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GSN student Kathleen Schultz honored by Arnold Gold Foundation for essay on patient encounter

Doctor of Nursing Practice student reflects on conversation with dying combat veteran

Kathleen Schultz, MS

Graduate School of Nursing student Kathleen Schultz, MS, has been honored by the Arnold P. Gold Foundation for Humanism with the first prize for nursing students in its 2019 Hope Babette Tang Humanism in Healthcare Essay Contest. The third-year Doctor of Nursing Practice student wrote the winning essay, “Humanism Made Visible,” for an assignment to reflect on an interaction with a veteran for the GSN’s Veterans’ Health Interprofessional Education course.

“I have always had an interest in veterans’ health because I’ve known about the sacrifices of veterans from a young age as many of my family have either served or worked with veterans,” Schultz said

Schultz recorded her experience with a Vietnam War veteran who revealed his PTSD in what would prove to be his final hours. Her ability to connect with and make an impact on a patient through humanism and compassion allowed him to finally find peace after more than 40 years of mental anguish, she said.

Schultz will graduate from the GSN in 2020 with her degree in the adult-gerontology acute care nurse practitioner track. She works in the cardiac surgery intensive care unit at Massachusetts General Hospital. It was there that she had the patient encounter described in her essay.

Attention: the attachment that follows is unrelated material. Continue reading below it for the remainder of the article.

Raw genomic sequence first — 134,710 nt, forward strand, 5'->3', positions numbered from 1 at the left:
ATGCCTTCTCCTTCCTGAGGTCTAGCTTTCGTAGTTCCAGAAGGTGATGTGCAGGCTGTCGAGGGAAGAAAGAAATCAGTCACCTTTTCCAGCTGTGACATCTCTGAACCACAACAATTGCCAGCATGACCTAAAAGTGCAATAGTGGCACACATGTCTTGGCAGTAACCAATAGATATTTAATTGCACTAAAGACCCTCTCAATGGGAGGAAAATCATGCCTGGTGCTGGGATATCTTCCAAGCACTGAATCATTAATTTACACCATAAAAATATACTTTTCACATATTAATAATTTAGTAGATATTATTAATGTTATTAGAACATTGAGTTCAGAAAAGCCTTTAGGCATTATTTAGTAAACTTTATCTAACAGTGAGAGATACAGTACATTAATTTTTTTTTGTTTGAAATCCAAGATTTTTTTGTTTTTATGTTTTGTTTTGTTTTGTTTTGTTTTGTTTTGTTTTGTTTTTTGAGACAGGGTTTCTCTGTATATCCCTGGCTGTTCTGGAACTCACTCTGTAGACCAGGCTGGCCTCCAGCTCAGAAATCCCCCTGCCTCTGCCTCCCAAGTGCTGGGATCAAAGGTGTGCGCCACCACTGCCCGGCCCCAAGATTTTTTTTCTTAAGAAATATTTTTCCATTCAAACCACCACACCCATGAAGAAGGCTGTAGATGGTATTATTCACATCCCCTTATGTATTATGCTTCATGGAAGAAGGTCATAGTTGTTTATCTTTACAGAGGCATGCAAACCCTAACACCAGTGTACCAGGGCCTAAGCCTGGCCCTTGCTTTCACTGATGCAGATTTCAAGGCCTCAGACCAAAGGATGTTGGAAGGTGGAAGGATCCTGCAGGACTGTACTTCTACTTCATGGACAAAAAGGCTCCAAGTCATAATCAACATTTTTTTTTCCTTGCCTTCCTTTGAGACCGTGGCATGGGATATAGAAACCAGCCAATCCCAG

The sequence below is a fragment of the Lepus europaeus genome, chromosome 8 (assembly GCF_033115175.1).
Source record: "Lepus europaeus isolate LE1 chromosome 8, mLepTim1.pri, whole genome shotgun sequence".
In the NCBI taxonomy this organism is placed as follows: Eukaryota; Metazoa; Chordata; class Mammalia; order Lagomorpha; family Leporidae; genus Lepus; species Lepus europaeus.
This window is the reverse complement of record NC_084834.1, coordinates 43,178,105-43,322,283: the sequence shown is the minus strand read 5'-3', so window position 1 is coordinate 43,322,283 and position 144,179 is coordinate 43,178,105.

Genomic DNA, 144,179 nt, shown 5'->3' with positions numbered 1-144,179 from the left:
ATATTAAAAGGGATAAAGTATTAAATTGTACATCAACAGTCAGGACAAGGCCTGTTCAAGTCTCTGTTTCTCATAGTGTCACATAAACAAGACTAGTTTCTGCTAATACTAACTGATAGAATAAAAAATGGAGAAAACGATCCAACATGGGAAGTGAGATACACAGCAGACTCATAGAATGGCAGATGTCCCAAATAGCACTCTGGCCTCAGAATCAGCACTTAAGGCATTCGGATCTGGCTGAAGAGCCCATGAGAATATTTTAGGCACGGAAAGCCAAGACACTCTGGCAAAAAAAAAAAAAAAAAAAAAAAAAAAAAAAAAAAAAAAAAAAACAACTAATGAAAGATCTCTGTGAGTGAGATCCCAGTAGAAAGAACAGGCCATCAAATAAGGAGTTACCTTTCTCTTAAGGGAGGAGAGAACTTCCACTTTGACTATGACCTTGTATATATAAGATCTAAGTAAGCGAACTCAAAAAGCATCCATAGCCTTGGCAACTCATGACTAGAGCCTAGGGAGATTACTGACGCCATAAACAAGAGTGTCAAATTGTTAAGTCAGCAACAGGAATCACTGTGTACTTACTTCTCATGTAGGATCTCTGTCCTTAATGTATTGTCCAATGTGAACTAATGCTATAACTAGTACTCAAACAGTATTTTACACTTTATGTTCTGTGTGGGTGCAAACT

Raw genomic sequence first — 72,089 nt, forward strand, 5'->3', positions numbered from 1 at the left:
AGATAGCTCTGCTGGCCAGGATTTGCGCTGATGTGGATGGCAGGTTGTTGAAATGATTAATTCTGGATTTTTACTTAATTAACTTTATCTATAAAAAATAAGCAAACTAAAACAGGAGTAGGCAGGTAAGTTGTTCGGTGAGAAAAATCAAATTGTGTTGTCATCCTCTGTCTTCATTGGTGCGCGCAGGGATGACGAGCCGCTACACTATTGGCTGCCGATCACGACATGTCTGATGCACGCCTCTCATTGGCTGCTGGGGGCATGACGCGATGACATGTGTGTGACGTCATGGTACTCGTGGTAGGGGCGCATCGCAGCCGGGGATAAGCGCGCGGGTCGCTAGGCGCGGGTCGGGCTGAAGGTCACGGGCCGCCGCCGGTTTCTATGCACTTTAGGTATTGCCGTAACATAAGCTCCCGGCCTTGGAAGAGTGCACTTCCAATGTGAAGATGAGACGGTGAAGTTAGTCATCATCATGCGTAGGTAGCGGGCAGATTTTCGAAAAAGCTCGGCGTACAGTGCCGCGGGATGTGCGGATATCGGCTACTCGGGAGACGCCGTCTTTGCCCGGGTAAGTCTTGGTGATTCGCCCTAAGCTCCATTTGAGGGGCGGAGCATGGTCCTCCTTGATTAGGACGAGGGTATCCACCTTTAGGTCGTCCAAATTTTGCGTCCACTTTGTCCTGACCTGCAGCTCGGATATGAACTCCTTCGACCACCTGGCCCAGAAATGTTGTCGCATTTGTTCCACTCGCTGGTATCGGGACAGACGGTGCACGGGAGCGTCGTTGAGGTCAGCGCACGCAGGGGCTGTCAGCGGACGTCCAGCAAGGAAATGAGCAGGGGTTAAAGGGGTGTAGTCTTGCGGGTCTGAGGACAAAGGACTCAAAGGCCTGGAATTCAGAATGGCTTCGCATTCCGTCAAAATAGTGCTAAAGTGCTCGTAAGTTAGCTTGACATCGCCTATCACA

“I recognize that by allowing a patient to unburden himself, he was, for once, at peace. It’s uncomfortable to be recognized for something that is not uncommon for nurses do with their patients,” Schultz said. “We push aside charting, eating and bathroom breaks to be able to provide this type of care to patients that need it. I have enjoyed, though, that after hearing my essay, people come up to me and tell me that I have affected their practice of interactions with veterans. That is the outcome I am most proud of.”

The Hope Babette Tang Humanism in Healthcare Essay Contest is named for Dr. Tang-Goodwin, a pediatrician whose devotion and generosity to the care of the children and infants with HIV infection in New York City was an inspiration to her colleagues and her students. This year, medical and nursing students were prompted to engage in a reflective writing exercise that illustrates an experience in which they or a team member worked to ensure humanistic care, inspired by the quote from the late poet and author Maya Angelou: “I long, as does every human being, to be at home wherever I find myself.”

Schultz’s winning essay will be published in the October issue of the Journal of Professional Nursing.

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